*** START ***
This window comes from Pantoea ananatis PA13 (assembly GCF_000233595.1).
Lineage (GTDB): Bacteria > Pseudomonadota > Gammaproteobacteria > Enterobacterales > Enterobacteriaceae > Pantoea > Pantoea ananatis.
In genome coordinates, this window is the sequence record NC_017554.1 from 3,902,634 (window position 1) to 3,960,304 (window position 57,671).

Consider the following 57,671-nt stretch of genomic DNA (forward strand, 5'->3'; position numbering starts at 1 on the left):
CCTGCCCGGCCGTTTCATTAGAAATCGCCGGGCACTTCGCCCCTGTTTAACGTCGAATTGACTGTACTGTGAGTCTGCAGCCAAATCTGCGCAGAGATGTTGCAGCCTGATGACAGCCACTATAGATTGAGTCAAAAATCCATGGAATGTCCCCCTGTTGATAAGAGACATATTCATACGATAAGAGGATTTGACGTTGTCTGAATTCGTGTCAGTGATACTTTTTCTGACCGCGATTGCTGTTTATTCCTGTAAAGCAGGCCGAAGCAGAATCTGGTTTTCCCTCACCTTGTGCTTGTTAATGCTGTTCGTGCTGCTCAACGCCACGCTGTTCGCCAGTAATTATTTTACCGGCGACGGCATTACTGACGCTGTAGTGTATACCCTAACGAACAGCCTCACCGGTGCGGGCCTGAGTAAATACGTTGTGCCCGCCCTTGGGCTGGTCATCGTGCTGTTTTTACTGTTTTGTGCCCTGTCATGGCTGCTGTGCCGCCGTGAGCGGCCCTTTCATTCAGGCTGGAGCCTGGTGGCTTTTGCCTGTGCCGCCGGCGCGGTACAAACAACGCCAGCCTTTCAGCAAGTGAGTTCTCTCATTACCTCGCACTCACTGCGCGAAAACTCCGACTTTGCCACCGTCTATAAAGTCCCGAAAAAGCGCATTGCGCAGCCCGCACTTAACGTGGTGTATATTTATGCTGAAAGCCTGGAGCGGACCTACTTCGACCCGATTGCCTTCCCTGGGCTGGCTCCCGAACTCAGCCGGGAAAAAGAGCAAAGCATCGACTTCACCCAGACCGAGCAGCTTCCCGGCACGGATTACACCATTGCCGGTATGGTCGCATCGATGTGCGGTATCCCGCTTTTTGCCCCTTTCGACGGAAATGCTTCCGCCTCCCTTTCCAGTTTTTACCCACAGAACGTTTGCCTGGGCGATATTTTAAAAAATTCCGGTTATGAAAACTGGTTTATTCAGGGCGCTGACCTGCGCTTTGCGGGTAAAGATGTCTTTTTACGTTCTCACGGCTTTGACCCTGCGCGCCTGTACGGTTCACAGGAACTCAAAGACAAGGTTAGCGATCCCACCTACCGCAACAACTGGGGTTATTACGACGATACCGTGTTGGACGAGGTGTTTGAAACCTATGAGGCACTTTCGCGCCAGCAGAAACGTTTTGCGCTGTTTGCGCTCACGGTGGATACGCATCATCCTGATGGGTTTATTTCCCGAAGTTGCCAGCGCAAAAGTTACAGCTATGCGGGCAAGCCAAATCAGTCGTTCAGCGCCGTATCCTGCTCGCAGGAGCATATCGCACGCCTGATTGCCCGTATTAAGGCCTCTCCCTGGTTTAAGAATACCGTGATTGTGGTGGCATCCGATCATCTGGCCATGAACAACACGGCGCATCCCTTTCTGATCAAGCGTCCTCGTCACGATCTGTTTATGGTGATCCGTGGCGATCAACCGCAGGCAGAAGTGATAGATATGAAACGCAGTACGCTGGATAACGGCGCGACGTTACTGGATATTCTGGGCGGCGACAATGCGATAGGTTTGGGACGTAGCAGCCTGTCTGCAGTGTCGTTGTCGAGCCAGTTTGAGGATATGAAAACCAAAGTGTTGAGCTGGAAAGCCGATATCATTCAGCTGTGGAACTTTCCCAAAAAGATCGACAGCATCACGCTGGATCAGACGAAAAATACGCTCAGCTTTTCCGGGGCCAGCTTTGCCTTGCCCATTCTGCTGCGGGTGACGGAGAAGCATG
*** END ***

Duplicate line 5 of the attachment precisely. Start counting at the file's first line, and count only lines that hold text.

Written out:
CCTGCCCGGCCGTTTCATTAGAAATCGCCGGGCACTTCGCCCCTGTTTAACGTCGAATTGACTGTACTGTGAGTCTGCAGCCAAATCTGCGCAGAGATGTTGCAGCCTGATGACAGCCACTATAGATTGAGTCAAAAATCCATGGAATGTCCCCCTGTTGATAAGAGACATATTCATACGATAAGAGGATTTGACGTTGTCTGAATTCGTGTCAGTGATACTTTTTCTGACCGCGATTGCTGTTTATTCCTGTAAAGCAGGCCGAAGCAGAATCTGGTTTTCCCTCACCTTGTGCTTGTTAATGCTGTTCGTGCTGCTCAACGCCACGCTGTTCGCCAGTAATTATTTTACCGGCGACGGCATTACTGACGCTGTAGTGTATACCCTAACGAACAGCCTCACCGGTGCGGGCCTGAGTAAATACGTTGTGCCCGCCCTTGGGCTGGTCATCGTGCTGTTTTTACTGTTTTGTGCCCTGTCATGGCTGCTGTGCCGCCGTGAGCGGCCCTTTCATTCAGGCTGGAGCCTGGTGGCTTTTGCCTGTGCCGCCGGCGCGGTACAAACAACGCCAGCCTTTCAGCAAGTGAGTTCTCTCATTACCTCGCACTCACTGCGCGAAAACTCCGACTTTGCCACCGTCTATAAAGTCCCGAAAAAGCGCATTGCGCAGCCCGCACTTAACGTGGTGTATATTTATGCTGAAAGCCTGGAGCGGACCTACTTCGACCCGATTGCCTTCCCTGGGCTGGCTCCCGAACTCAGCCGGGAAAAAGAGCAAAGCATCGACTTCACCCAGACCGAGCAGCTTCCCGGCACGGATTACACCATTGCCGGTATGGTCGCATCGATGTGCGGTATCCCGCTTTTTGCCCCTTTCGACGGAAATGCTTCCGCCTCCCTTTCCAGTTTTTACCCACAGAACGTTTGCCTGGGCGATATTTTAAAAAATTCCGGTTATGAAAACTGGTTTATTCAGGGCGCTGACCTGCGCTTTGCGGGTAAAGATGTCTTTTTACGTTCTCACGGCTTTGACCCTGCGCGCCTGTACGGTTCACAGGAACTCAAAGACAAGGTTAGCGATCCCACCTACCGCAACAACTGGGGTTATTACGACGATACCGTGTTGGACGAGGTGTTTGAAACCTATGAGGCACTTTCGCGCCAGCAGAAACGTTTTGCGCTGTTTGCGCTCACGGTGGATACGCATCATCCTGATGGGTTTATTTCCCGAAGTTGCCAGCGCAAAAGTTACAGCTATGCGGGCAAGCCAAATCAGTCGTTCAGCGCCGTATCCTGCTCGCAGGAGCATATCGCACGCCTGATTGCCCGTATTAAGGCCTCTCCCTGGTTTAAGAATACCGTGATTGTGGTGGCATCCGATCATCTGGCCATGAACAACACGGCGCATCCCTTTCTGATCAAGCGTCCTCGTCACGATCTGTTTATGGTGATCCGTGGCGATCAACCGCAGGCAGAAGTGATAGATATGAAACGCAGTACGCTGGATAACGGCGCGACGTTACTGGATATTCTGGGCGGCGACAATGCGATAGGTTTGGGACGTAGCAGCCTGTCTGCAGTGTCGTTGTCGAGCCAGTTTGAGGATATGAAAACCAAAGTGTTGAGCTGGAAAGCCGATATCATTCAGCTGTGGAACTTTCCCAAAAAGATCGACAGCATCACGCTGGATCAGACGAAAAATACGCTCAGCTTTTCCGGGGCCAGCTTTGCCTTGCCCATTCTGCTGCGGGTGACGGAGAAGCATG